Though unbelievable now, the name of Mt. Gretna might once have been more strongly associated with state penitentiaries than with arts and recreation.
It’s true, however: there were plans in the late 1930s to construct a maximum security prison for Pennsylvania’s criminals in the backyard of the mountain town and the communities of Lawn and Colebrook. The project even began work on-site before it was abandoned in 1939.
Much of the history of the project and the details of its proposal has been documented by P. B. Gibble Jr., who wrote a booklet on the subject entitled “The Mt. Gretna Maximum State Security Prison: A Monumental Failure.” This booklet is available at the Lebanon County Historical Society and the Mt. Gretna Historical Society.
The vision of a governor and preliminary plans
The story begins with the General State Authority (GSA), a government entity created in 1935 as a workaround for legal prohibitions on accepting federal funds for certain public works projects. Another major figure and promoter of the project was George Howard Earle III, Pennsylvania’s governor from 1935 to 1939.
Earle described the project as “the greatest program of institutional construction in our history.” Earle, Pennsylvania’s first Democratic governor in four decades, had a lot he wished to accomplish during his term. The Great Depression was afflicting citizens of the nation and Pennsylvania, and Earle was part of a wave of Democratic politicians looking to implement major changes to existing public works and policies.
Why was a new state prison needed? At the beginning of the project, the reasons for constructing a maximum state security prison were clear: current institutions and facilities were old and inadequate. The new prison would not only serve as an extra organizational location for categorizing prisoners, but it would also provide much-needed jobs to unemployed Pennsylvanians.
The Mt. Gretna area, which had seen the National Guard depart its encampment several years earlier, was a suitable halfway point between Lancaster and Harrisburg, and large sections of land were already owned by the government. In August of 1937, the GSA announced its plans for the prison, situated right alongside the future route of the Pennsylvania Turnpike. Over 736 acres of land from the Department of Properties and Supplies was transferred to the GSA for $1.00, and speculation began as to what effect the prison would have on the surrounding communities.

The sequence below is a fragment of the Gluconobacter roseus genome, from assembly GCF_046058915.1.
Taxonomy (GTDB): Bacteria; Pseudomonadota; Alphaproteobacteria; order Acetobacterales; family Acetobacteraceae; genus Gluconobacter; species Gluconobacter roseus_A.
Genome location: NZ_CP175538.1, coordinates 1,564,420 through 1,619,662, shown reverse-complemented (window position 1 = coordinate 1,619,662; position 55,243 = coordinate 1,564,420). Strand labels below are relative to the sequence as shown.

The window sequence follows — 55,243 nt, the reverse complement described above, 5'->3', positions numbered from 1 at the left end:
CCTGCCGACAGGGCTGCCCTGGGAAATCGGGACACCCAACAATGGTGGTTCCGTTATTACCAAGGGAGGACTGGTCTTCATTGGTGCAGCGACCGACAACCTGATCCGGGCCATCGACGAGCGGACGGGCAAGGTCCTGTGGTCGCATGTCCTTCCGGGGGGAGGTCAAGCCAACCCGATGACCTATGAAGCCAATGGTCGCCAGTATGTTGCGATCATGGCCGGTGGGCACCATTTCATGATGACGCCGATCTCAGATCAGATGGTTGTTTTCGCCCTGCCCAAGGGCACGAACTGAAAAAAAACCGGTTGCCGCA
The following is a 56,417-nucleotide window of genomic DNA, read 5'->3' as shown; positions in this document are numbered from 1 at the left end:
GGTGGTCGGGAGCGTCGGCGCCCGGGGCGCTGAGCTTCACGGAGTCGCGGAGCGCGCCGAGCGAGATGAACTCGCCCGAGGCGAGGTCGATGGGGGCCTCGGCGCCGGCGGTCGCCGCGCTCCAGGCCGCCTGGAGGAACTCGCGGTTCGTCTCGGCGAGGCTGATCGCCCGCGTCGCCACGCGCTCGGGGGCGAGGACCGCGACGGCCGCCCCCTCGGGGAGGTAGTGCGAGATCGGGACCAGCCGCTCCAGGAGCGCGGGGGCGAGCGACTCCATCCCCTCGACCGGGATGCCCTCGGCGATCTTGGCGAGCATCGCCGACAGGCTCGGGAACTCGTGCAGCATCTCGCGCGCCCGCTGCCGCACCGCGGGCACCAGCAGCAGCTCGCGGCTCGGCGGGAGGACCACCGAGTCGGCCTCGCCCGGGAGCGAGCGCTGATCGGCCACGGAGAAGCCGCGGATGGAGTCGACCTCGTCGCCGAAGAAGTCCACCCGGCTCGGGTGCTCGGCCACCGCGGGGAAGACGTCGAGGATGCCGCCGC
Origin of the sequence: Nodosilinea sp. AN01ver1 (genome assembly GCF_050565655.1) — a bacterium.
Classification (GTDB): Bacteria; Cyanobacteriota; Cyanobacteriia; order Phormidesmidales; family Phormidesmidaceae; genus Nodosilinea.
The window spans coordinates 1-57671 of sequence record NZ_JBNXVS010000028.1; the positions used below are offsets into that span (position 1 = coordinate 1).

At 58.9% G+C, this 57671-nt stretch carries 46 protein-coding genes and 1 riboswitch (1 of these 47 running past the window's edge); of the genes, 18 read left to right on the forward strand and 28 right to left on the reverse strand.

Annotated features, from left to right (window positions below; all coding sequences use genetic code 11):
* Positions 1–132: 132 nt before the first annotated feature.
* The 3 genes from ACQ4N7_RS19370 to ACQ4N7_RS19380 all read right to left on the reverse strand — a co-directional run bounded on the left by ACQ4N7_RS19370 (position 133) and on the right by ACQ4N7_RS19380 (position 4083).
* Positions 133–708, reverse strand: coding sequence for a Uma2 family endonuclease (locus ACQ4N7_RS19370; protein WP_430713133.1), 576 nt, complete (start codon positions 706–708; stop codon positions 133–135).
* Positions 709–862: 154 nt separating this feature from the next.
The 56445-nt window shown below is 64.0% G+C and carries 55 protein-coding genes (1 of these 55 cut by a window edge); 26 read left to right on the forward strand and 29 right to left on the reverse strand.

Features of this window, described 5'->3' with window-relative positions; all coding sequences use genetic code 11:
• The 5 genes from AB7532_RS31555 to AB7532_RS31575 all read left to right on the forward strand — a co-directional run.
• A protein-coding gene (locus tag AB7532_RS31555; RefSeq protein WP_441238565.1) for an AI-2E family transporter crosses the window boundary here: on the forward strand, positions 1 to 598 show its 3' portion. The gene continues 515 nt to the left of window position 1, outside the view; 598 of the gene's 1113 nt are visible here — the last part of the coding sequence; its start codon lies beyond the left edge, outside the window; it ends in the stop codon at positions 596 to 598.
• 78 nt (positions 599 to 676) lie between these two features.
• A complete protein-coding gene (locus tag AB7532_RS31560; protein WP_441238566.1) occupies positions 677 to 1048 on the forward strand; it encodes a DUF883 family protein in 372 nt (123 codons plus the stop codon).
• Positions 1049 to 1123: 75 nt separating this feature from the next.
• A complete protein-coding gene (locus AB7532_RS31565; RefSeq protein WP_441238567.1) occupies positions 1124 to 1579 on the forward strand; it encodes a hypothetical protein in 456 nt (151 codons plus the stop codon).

The basic design of the prison consisted of three doorless, windowless white concrete towers, each over 30 feet tall and several hundred feet in diameter. The largest of the towers would conceal three dining halls and 592 cells. The second tower would hold offices and medical facilities, and the third would enclose the athletic areas and exercise yard. These apparently separate monoliths would be connected through underground tunnels accessible by elevators.
Around the towers, there was not to be even “a single blade of grass” – a jagged field of limestone would have blanketed the gently rolling slope. A few other buildings (a sewage station, power house, worker residences, and an administrative building) were also to be built. The property would have then been enclosed by a 12-foot barricade of steel mesh.
It’s unclear as to whether the project was met with strong opposition by residents in the area. Gibble cites anecdotal evidence that suggests that the idea was disliked by Mt. Gretna residents, although there appears to be no record of any significant local disapproval in newspaper archives.
Although the project is consistently linked to Mt. Gretna in references, its actual location would have been closer to the community of Lawn in the southwest corner of the county, alongside the Turnpike. The project was never officially named.
The project falters
Ground broke on the site on Oct. 27, 1938 (incidentally, ground was also broken on the Pennsylvania Turnpike that same day in Carlisle). A well was also constructed, despite initial concerns about finding a reliable source of water.